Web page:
The Complexities of Diplomatic Immunities and Privileges

There was uproar in South Africa after Zimbabwe’s First Lady Grace Mugabe, battered Gabrielle Engels – a South African model. The victim alleged that Grace Mugabe physically assaulted her with an electric cord in a hotel room in Johannesburg, on August 13th. Grace was neither arrested nor questioned by the police instead she was given a safe passage out of the country. South Africa’s government gave her diplomatic immunity since she is the spouse of Zimbabwe’s President Robert Mugabe. International Relations and Cooperation Minister Maite Nkoana-Mashabane
pronounced, “in the interest of republic of South Africa, I hereby recognize the immunities and privileges of the frst lady of the republic of Zimbabwe, Dr Grace Mugabe, in terms of international law.” The Vienna Convention on Diplomatic Relations (VCDR) is the most internationally accepted instrument of diplomatic law. Article 29 of the VCDR states that, “the person of a diplomatic agent shall be inviolable. He shall not be liable to any form of arrest or detention. The receiving State shall treat him with due respect and shall take all appropriate steps to prevent any attack on his person, freedom or dignity.” By being the First Lady of Zimbabwe, Grace Mugabe was accorded diplomatic immunity out of respect for the ofce she holds. Failure of granting immunity can create a scenario of reciprocity between states. Before Grace Mugabe was granted immunity, South Africa’s national carrier was barred from landing in Harare for two days. On the other hand, South Africa reciprocated by banning Air Zimbabwe flights to South Africa for two days. Civil society groups have criticized the manner in which South Africa’s government handled the case. The vocal Congress of South African Trade Unions (COSATU) decried that, “while government has every right to maintain good diplomatic ties with our neighboring countries. That should not be done at the expense of our South African citizens.” AfriForum – a human rights body has vowed to push for Mugabe’s prosecution. Incidentally, this was not the frst time for Grace Mugabe to escape arrest for committing a crime on the account of diplomatic immunity. In 2009, she was granted immunity by Hong Kong authorities after she physically assaulted a journalist who photographed her during her shopping sprees.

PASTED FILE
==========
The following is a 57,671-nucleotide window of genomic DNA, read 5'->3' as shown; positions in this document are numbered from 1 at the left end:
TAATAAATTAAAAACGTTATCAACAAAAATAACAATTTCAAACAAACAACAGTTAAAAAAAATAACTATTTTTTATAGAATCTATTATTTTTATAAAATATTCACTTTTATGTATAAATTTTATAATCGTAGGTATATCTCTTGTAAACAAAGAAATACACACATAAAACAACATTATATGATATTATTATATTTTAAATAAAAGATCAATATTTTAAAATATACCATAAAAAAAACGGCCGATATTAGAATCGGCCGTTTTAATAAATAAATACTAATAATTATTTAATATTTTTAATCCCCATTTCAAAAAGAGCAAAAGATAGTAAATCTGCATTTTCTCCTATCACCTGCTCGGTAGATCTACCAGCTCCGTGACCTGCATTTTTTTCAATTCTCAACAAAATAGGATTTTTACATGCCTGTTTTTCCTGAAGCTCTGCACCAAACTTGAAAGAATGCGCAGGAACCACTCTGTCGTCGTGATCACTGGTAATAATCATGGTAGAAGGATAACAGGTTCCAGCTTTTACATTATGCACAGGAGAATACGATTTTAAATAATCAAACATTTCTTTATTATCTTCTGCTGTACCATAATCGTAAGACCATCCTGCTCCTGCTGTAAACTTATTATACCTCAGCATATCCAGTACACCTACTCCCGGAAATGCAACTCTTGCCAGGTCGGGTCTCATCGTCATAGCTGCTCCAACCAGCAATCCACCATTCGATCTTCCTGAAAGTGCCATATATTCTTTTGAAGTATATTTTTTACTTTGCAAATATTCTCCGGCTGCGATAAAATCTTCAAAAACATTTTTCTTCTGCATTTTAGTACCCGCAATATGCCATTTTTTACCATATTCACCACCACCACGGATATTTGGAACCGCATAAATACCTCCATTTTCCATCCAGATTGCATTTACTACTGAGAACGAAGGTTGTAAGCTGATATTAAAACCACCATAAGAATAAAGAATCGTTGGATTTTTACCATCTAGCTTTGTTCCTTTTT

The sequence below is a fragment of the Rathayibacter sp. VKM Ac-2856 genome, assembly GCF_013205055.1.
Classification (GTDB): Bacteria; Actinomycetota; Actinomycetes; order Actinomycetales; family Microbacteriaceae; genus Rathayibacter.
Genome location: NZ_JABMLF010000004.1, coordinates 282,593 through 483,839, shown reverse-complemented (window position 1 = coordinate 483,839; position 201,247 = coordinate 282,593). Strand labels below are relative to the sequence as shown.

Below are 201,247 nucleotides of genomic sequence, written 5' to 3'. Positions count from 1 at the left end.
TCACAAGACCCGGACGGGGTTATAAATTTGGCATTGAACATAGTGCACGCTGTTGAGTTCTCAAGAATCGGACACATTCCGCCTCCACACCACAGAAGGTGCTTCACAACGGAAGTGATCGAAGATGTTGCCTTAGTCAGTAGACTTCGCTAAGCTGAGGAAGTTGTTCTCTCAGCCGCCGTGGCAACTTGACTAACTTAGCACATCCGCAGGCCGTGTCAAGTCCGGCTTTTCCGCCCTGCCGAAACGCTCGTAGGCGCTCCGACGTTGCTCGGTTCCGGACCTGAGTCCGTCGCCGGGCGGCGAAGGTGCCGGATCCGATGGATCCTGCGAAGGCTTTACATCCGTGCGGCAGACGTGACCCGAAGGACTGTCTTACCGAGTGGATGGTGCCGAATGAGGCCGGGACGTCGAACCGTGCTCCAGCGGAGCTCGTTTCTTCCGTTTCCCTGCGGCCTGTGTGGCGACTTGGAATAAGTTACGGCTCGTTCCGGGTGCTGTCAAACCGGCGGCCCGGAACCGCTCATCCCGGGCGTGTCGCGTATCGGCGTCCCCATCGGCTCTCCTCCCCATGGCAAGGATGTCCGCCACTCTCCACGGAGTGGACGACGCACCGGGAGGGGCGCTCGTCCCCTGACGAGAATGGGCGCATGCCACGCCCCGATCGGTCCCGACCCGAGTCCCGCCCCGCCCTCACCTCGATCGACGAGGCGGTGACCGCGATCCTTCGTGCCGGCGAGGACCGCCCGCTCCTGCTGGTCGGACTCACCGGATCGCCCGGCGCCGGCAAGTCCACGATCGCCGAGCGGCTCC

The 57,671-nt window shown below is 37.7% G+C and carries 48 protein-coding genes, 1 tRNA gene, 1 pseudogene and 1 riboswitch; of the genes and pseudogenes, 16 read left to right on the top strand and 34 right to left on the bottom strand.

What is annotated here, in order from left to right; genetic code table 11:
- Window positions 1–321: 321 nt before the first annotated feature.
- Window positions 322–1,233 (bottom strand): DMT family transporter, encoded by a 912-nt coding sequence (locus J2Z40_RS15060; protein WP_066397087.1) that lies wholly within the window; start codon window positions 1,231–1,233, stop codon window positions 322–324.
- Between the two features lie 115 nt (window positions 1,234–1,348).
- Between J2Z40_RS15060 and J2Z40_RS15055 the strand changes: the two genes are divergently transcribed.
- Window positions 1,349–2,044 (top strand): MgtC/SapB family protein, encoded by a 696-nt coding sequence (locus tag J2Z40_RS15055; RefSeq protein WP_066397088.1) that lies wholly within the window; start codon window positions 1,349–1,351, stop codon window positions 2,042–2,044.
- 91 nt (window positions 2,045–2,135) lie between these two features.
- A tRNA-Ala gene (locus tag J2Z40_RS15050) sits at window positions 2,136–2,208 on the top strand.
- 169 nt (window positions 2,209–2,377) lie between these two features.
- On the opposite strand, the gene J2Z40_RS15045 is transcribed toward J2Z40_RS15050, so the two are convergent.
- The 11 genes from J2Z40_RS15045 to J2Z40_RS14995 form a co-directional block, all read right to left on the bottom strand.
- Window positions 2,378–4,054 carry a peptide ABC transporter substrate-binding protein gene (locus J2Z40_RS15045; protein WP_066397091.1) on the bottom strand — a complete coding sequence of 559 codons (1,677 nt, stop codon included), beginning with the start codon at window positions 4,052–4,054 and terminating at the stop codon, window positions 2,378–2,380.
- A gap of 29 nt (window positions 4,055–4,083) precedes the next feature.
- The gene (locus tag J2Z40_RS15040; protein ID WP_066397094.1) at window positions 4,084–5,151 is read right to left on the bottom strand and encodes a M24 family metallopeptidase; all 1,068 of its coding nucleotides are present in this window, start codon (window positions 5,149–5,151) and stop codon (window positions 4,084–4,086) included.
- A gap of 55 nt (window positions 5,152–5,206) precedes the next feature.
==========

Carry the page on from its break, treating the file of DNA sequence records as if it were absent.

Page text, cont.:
Abuse of diplomatic immunity
The Mugabe saga has elicited debate on whether the frst lady was eligible to receive diplomatic immunity yet she was not in South Africa for an ofcial visit. President Mugabe like any other Head of state is a diplomatic agent and enjoys absolute diplomatic immunity. His immediate family members by extension enjoy the immunities too. Article 37 (1) of the VCDR states that, “the members of the family of a diplomatic agent forming part of his household shall, if they are not nationals of the receiving state, enjoy the privileges and immunities.” This law was invoked in November 29 1982, when Antonio da Silveira, son of Brazilian ambassador to the USA committed a crime in America. The 23 year old was involved in a violent altercation in a night club. Antonio was arrested after inflicting multiple gunrelated injuries on the club’s bouncer. However, criminal charges against him were dropped, when it was discovered that he was the son of a diplomat, and therefore enjoyed diplomatic privileges. The victim pressed charges against Brazilian embassy and the matter was settled out of court. In 2012, Karen Njeri Kandie a Kenyan employee at Shelter Afrique sued her boss Allasane Ba. She alleged that he had physically assaulted her in the ofce based inNairobi. The director of public prosecutions ordered the arrest of Allasane Ba, a Mauritanian national. He pleaded against the arrest claiming that as the managing director of Shelter Afrique he enjoyed diplomatic immunity. However, the ministry of foreign affairs expressed the contrary, “we classify his (Allasane Ba’s) job as that of an international civil servant; he does not enjoy absolute immunity.” In the appeal case fled by Kandie, the judges upheld that, “it is clear that the respondents enjoy immunities and privileges, among them immunity from arrest and detention. The ofces of the respondents (Allasane Ba and Shelter Afrique) are inviolable.”
The judges ruled that, “the subject matter is sovereign and immune, not commercial and not actionable before Kenyan courts.” This is because Shelter Afrique is an intergovernmental organization that was established in 1982, by governments of the defunct Organization of African Unity, African Development Bank and AfricaReinsurance. However, VCDR maintains that diplomats are not immune to the laws of the host country but rather immune from methods of enforcement. Article 41 (1) of the VCDR stipulates that, “Without prejudice to their privileges and immunities, it is the duty of all persons enjoying such privileges and immunities to respect the laws and regulations of the receiving State. They also have a duty not to interfere in the internal affairs of the State.” It is pragmatic that diplomats are accorded privileges and immunities so that they can perform their duties and functions effectively. But incidences that involve diplomats and their dependents, who blatantly abuse their diplomatic immunities and privileges, have had profound effect on the practice of executing these immunities. The matter is further complicated by the steady increase of the number of diplomats over the years, as a result of robust bilateral and multilateral relations. This has led to a defnite and signifcant shift to a more restrictive attitude on immunities, as with the Grace Mugabe’s case.

Florence Gichoya is an Associate Fellowwith the Nkrumah Center for AfricanAffairs and Global Peace (AAGP), at the
Africa Policy Institute.

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